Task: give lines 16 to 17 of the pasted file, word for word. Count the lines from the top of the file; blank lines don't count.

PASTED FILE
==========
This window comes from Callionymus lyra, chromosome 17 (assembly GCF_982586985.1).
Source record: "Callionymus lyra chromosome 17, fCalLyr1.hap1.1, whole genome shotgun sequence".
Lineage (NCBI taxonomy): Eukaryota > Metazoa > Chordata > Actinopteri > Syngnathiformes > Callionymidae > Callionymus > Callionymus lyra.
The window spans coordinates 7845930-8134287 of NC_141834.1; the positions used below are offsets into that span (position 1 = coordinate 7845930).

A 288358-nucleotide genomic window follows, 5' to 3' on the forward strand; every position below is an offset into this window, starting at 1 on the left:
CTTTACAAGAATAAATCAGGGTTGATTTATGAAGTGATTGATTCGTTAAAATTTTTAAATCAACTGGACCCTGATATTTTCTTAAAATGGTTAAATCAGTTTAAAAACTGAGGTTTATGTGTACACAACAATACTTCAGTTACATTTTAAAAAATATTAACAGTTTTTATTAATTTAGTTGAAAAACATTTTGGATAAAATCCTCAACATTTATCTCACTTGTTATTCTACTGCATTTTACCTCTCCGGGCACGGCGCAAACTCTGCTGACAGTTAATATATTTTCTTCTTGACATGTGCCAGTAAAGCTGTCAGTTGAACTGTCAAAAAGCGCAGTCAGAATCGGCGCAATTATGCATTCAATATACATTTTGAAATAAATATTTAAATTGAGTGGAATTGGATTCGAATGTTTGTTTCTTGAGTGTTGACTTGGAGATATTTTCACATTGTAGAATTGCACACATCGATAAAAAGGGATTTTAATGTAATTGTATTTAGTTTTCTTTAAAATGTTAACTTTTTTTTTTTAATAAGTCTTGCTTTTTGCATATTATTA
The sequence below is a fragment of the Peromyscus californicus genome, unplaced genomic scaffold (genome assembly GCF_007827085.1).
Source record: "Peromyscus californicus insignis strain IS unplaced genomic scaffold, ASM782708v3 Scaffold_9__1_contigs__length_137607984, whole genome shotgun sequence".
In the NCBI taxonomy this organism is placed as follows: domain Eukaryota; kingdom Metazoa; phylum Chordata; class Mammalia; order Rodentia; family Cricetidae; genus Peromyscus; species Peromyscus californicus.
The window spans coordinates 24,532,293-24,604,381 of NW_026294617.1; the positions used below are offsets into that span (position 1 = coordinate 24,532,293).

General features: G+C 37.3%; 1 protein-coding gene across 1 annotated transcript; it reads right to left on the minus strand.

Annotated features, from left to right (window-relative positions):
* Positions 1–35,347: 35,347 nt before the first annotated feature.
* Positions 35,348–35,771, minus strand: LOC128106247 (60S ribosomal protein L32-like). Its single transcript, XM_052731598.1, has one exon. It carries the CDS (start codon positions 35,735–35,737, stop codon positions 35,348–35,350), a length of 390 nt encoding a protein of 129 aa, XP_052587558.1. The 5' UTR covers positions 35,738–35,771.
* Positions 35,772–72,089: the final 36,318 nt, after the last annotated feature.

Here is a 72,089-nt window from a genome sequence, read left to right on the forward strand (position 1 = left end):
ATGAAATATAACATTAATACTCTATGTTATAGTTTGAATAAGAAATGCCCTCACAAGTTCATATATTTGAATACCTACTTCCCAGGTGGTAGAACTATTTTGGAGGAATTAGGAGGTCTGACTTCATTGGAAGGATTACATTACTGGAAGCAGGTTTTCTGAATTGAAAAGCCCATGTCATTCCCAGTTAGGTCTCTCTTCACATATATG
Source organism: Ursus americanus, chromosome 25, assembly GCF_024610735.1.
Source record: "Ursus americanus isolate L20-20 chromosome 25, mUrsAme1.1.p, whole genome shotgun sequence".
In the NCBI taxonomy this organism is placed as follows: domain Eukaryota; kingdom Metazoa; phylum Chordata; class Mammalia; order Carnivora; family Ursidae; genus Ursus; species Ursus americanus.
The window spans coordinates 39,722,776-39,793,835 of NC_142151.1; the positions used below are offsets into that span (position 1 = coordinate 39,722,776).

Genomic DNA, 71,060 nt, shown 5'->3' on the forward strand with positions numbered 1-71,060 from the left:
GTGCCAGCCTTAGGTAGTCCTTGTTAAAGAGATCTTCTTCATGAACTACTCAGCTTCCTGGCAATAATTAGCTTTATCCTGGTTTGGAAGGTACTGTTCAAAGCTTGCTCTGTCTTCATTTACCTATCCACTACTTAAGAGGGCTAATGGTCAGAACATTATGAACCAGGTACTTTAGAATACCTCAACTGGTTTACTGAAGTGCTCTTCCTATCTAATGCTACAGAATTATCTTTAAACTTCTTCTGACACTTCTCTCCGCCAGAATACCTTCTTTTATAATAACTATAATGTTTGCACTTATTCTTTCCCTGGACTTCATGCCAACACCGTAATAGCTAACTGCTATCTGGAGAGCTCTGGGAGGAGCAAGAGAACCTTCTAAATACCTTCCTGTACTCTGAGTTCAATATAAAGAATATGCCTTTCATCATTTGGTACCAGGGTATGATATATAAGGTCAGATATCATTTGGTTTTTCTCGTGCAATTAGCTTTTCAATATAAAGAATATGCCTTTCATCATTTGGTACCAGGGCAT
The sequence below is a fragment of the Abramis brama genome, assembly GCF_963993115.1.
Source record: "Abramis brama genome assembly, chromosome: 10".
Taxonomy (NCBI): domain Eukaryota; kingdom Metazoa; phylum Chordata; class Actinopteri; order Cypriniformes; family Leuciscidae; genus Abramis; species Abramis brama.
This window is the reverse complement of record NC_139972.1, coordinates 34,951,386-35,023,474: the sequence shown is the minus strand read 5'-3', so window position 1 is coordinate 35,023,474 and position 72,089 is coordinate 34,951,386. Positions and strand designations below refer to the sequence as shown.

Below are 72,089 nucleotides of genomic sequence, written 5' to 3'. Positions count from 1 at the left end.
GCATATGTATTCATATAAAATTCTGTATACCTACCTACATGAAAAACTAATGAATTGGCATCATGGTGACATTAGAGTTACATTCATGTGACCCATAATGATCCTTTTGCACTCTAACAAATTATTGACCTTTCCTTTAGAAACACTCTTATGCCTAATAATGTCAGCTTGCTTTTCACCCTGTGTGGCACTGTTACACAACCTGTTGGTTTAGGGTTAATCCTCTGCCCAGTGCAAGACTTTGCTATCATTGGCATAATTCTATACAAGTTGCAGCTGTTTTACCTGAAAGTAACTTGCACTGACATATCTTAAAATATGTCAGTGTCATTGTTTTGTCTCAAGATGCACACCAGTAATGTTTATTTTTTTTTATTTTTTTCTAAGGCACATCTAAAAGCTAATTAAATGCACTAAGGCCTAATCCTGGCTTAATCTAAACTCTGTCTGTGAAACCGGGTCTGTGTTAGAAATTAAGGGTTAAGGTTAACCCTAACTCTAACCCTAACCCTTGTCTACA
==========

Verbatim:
Here is a 72,089-nt window from a genome sequence, read left to right on the forward strand (position 1 = left end):
ATGAAATATAACATTAATACTCTATGTTATAGTTTGAATAAGAAATGCCCTCACAAGTTCATATATTTGAATACCTACTTCCCAGGTGGTAGAACTATTTTGGAGGAATTAGGAGGTCTGACTTCATTGGAAGGATTACATTACTGGAAGCAGGTTTTCTGAATTGAAAAGCCCATGTCATTCCCAGTTAGGTCTCTCTTCACATATATG